"A Poison Tree" is an interesting poem composed by William Blake in 1794. The poem is one of the writer’s numerous poems compiled in a collection known as "Song of Experience". It’s indeed one of the thought-provoking write-ups by the author although it’s not all that known. Here you will find a comprehensive interpretation of ‘A Poison Tree”.
The poem is written in 4 stanzas with each of them having one quatrain. There’s a noticeable simple rhyme scheme in the poem. The writer also used various literary techniques in conveying his message.
Actually, William Blake wrote "A Poison Tree" to protest a wrong policy practiced in the Anglican Church. He was an English Dissenter. In the Anglican Church, Dissenters refer to individuals who broke away from the church as a result of what they consider wrong practices or doctrines of the church. Blake actually wrote the entire collection of his poems captioned "Songs of Experience" to protest the church’s policy of suppressing sinful emotions in the members. Such emotions include frustration and anger. The Poem "A Poison Tree" is seen as a typical example of the wrong policy. Through the poem, Blake believes that suppressing anger is never right. It will only lead to more display of anger. In any case, the actions of the Dissenters like Blake and others were not tolerated by the English church. Hence, they were persecuted instead.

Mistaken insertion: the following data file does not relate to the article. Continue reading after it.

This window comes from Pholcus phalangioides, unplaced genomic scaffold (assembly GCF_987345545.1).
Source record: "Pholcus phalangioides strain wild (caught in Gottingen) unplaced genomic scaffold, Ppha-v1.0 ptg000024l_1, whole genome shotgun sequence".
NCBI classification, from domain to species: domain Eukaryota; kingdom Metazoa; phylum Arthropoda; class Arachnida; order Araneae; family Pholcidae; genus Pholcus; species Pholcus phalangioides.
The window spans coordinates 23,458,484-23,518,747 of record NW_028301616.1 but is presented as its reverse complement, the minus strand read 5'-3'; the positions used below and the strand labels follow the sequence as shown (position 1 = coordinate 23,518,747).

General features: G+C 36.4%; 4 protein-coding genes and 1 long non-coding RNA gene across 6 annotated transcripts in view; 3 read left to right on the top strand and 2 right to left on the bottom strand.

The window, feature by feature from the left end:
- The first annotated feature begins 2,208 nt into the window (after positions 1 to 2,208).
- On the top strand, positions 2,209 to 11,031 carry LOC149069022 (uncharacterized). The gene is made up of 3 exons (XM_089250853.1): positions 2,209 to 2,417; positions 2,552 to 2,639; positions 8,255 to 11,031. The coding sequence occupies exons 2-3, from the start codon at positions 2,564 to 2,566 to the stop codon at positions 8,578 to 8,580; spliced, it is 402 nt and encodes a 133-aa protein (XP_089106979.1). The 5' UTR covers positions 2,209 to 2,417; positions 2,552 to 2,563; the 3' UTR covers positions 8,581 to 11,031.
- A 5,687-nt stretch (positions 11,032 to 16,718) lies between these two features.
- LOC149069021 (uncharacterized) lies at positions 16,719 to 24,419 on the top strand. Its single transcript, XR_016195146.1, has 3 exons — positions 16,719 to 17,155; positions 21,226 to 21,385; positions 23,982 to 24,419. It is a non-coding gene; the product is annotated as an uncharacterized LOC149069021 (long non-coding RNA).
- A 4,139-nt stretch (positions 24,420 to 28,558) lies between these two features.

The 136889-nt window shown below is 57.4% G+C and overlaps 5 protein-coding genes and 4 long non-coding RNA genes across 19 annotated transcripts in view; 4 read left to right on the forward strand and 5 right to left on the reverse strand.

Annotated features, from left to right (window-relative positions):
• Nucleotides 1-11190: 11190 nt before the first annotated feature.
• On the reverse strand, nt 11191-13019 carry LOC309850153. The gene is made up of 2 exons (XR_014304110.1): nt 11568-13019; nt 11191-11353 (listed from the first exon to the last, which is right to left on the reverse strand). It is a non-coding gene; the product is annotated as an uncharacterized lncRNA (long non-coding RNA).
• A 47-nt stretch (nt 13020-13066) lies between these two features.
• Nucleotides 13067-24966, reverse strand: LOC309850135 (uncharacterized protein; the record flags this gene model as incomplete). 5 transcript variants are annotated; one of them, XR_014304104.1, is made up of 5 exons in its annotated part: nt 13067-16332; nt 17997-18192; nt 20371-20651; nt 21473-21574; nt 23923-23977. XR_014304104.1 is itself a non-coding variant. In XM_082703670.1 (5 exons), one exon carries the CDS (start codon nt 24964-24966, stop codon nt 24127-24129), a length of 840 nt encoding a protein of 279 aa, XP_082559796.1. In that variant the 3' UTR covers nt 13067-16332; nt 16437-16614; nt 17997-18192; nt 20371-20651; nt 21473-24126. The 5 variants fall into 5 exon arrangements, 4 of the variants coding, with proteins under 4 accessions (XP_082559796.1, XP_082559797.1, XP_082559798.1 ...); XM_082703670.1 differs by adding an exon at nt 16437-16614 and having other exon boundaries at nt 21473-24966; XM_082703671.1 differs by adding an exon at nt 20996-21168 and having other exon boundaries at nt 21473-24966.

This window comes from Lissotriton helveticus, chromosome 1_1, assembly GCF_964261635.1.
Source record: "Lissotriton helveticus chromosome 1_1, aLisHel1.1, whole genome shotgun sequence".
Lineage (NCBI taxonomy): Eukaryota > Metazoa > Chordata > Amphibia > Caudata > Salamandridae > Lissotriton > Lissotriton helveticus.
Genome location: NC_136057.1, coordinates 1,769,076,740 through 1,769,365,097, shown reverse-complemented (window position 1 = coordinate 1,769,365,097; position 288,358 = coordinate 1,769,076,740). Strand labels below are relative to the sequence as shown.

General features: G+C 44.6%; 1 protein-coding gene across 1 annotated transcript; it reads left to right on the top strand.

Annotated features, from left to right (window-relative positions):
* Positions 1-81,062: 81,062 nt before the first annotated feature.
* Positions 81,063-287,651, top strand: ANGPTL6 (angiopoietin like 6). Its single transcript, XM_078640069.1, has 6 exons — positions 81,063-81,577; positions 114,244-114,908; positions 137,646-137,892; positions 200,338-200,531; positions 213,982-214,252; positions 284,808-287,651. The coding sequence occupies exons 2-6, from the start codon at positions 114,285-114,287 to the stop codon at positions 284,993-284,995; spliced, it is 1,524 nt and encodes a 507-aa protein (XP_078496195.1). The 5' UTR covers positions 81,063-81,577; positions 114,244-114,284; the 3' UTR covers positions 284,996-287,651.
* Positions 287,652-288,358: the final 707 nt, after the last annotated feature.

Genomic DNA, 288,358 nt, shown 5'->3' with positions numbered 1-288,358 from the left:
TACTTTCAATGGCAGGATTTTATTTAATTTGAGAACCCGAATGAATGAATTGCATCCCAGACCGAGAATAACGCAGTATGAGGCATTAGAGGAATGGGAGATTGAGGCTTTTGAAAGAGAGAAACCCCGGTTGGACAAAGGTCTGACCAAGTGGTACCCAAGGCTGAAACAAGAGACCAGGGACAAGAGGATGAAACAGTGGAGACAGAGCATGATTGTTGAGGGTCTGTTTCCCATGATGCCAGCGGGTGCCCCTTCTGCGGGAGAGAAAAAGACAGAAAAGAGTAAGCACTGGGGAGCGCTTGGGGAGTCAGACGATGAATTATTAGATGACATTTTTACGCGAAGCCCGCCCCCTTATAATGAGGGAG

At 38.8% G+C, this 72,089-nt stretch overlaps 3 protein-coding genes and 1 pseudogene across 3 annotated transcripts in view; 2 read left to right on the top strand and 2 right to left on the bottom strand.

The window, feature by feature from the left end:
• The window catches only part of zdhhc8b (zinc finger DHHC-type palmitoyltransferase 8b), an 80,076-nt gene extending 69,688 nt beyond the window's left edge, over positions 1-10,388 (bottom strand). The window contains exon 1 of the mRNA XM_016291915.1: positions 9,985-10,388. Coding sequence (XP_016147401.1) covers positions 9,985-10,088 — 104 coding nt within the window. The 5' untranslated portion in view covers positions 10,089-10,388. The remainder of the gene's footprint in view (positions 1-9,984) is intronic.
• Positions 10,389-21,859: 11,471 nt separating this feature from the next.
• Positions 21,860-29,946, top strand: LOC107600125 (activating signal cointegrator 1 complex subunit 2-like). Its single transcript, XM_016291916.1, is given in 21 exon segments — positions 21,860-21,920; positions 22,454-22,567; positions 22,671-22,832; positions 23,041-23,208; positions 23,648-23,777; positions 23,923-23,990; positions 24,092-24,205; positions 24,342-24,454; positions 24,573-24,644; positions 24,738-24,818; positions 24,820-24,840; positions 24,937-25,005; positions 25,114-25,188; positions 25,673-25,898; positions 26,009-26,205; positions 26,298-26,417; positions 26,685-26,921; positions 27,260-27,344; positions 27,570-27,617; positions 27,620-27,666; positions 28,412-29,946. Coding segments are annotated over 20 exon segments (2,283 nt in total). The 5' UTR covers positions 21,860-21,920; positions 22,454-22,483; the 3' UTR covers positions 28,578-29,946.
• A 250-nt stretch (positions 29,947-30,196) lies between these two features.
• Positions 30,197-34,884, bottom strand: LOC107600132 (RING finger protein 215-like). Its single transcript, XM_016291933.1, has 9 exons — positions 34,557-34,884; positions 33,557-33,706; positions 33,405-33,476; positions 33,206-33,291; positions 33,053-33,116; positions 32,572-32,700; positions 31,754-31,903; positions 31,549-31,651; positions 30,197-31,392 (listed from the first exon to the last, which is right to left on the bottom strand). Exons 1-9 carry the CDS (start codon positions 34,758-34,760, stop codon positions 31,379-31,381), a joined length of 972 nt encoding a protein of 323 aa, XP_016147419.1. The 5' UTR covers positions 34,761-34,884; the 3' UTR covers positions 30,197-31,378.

In the poem, Blake paints a picture of a man who becomes angry with his enemy. The man decides to hold the anger within him and as a result the hatred grew inside of him. The anger kept growing and led to frustration. The man accommodated the anger in his mind and it grew to an apple tree. Later on the apple tree turned into a poisoned tree. This is exactly where the meaning of the poem’s title was drawn. The poison tree grew out of wickedness nursed in the mind of the individual. His fear and grief became poisoned water to the tree. The poison tree kept growing until poisoned apple fruits began showing on it. One day, the enemy of the man was lured by the beauty of the apple fruit. He stole into the garden, ate the apple fruit and then died. The next morning, the man in the poem was happy to see his enemy dead under the tree. He felt no remorse for this. Rather, his anger and wickedness grew the more.
From the above, the principal theme of the poem is not actually anger but how the stifling of anger can lead to wickedness. It simply leads to the multiplication of anger. The poet portrays that burying anger will cause more harm. It will only lead to wickedness. Instead of suppressing anger, one should rather acknowledge and expose it. One should also deal with anger right away instead of suppressing it.